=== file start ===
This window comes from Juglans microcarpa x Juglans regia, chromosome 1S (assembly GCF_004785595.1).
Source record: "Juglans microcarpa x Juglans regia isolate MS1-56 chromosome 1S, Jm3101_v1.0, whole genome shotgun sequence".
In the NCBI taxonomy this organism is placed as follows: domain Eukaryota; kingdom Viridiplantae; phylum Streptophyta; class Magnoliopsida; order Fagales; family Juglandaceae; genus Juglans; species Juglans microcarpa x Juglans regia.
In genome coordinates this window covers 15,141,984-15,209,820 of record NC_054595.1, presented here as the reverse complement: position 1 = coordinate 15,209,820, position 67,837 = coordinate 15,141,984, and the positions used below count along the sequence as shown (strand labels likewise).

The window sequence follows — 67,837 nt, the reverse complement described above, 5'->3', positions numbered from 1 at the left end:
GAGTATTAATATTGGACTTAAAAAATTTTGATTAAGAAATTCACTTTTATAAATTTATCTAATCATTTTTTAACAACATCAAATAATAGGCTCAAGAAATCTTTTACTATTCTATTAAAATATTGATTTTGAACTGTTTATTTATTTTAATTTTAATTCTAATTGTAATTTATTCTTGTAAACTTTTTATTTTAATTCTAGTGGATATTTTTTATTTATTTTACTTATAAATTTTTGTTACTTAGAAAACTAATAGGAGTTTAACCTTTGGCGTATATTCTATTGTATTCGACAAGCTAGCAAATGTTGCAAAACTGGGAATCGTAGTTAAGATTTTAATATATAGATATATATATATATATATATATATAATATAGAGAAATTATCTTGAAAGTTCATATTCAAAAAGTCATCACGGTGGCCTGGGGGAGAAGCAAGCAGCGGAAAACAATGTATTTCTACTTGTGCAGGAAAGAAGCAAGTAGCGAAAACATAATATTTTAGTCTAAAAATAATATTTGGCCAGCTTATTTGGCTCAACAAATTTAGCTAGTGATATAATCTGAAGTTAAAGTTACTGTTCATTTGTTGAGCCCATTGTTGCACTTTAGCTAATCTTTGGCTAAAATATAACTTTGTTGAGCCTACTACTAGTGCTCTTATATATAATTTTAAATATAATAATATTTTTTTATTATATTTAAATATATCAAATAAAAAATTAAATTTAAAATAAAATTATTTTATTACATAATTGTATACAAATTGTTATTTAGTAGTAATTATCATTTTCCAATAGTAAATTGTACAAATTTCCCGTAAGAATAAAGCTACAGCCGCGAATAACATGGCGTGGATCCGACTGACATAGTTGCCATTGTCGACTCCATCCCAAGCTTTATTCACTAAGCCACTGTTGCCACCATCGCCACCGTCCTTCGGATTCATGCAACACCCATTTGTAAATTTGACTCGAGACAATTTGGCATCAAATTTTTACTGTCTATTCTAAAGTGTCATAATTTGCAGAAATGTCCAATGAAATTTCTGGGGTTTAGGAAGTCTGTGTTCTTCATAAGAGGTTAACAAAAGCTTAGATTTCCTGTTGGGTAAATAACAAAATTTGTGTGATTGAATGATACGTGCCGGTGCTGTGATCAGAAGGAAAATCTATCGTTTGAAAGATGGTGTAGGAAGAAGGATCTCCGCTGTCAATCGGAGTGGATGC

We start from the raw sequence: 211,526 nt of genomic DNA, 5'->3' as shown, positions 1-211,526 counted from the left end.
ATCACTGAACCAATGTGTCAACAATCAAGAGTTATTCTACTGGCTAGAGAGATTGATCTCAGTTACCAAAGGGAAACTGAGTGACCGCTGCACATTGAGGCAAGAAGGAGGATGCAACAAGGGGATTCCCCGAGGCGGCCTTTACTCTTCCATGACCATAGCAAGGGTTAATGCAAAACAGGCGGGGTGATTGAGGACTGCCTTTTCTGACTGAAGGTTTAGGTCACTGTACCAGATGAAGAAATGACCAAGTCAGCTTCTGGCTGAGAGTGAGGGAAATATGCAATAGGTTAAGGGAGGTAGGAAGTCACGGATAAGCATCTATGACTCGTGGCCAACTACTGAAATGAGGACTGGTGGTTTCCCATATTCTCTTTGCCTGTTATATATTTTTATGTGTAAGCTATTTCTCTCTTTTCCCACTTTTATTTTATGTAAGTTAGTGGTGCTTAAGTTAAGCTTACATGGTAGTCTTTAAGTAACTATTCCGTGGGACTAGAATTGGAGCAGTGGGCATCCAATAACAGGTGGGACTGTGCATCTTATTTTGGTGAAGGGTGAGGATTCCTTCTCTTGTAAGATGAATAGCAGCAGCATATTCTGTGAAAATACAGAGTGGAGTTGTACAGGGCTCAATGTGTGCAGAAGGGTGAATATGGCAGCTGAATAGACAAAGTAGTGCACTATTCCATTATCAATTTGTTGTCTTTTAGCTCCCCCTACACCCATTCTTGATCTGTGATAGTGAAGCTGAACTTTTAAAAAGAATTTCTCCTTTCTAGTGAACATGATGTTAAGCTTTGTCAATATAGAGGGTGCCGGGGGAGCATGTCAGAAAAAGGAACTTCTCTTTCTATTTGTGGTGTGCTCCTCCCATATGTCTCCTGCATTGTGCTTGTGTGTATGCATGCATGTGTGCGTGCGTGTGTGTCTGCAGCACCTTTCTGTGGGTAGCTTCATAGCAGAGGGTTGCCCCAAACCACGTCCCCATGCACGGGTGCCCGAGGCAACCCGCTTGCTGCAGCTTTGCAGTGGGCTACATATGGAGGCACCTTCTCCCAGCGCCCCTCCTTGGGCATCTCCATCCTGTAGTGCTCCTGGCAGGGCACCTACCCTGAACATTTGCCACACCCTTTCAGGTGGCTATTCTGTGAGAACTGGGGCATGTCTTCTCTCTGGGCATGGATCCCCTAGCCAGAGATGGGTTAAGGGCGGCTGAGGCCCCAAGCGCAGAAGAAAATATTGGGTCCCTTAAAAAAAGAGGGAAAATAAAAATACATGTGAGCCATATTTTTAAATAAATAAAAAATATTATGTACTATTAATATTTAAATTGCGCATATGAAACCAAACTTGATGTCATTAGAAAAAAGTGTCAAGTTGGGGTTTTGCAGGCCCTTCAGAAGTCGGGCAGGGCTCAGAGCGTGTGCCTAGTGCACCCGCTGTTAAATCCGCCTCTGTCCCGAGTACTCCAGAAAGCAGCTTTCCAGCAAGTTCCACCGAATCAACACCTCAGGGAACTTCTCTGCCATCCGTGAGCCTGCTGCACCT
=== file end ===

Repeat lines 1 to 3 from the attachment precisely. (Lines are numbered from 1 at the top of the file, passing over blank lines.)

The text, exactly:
This window comes from Juglans microcarpa x Juglans regia, chromosome 1S (assembly GCF_004785595.1).
Source record: "Juglans microcarpa x Juglans regia isolate MS1-56 chromosome 1S, Jm3101_v1.0, whole genome shotgun sequence".
In the NCBI taxonomy this organism is placed as follows: domain Eukaryota; kingdom Viridiplantae; phylum Streptophyta; class Magnoliopsida; order Fagales; family Juglandaceae; genus Juglans; species Juglans microcarpa x Juglans regia.